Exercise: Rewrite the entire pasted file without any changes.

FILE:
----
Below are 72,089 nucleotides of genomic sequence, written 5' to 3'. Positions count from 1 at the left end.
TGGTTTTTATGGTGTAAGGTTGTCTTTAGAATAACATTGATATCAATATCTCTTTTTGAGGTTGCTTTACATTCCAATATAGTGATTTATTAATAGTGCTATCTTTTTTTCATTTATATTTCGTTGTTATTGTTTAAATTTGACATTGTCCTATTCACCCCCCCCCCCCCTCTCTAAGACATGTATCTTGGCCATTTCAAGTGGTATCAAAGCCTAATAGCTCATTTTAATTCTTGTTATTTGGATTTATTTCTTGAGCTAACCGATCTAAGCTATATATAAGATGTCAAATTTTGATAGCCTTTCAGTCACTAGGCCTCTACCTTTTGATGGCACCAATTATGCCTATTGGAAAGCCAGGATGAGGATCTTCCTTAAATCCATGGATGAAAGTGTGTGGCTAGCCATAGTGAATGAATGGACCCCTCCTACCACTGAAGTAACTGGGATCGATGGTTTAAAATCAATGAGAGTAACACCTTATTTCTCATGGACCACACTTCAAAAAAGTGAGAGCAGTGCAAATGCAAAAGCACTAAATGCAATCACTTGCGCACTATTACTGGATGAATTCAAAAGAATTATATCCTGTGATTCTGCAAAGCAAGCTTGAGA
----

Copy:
Below are 72,089 nucleotides of genomic sequence, written 5' to 3'. Positions count from 1 at the left end.
TGGTTTTTATGGTGTAAGGTTGTCTTTAGAATAACATTGATATCAATATCTCTTTTTGAGGTTGCTTTACATTCCAATATAGTGATTTATTAATAGTGCTATCTTTTTTTCATTTATATTTCGTTGTTATTGTTTAAATTTGACATTGTCCTATTCACCCCCCCCCCCCCTCTCTAAGACATGTATCTTGGCCATTTCAAGTGGTATCAAAGCCTAATAGCTCATTTTAATTCTTGTTATTTGGATTTATTTCTTGAGCTAACCGATCTAAGCTATATATAAGATGTCAAATTTTGATAGCCTTTCAGTCACTAGGCCTCTACCTTTTGATGGCACCAATTATGCCTATTGGAAAGCCAGGATGAGGATCTTCCTTAAATCCATGGATGAAAGTGTGTGGCTAGCCATAGTGAATGAATGGACCCCTCCTACCACTGAAGTAACTGGGATCGATGGTTTAAAATCAATGAGAGTAACACCTTATTTCTCATGGACCACACTTCAAAAAAGTGAGAGCAGTGCAAATGCAAAAGCACTAAATGCAATCACTTGCGCACTATTACTGGATGAATTCAAAAGAATTATATCCTGTGATTCTGCAAAGCAAGCTTGAGA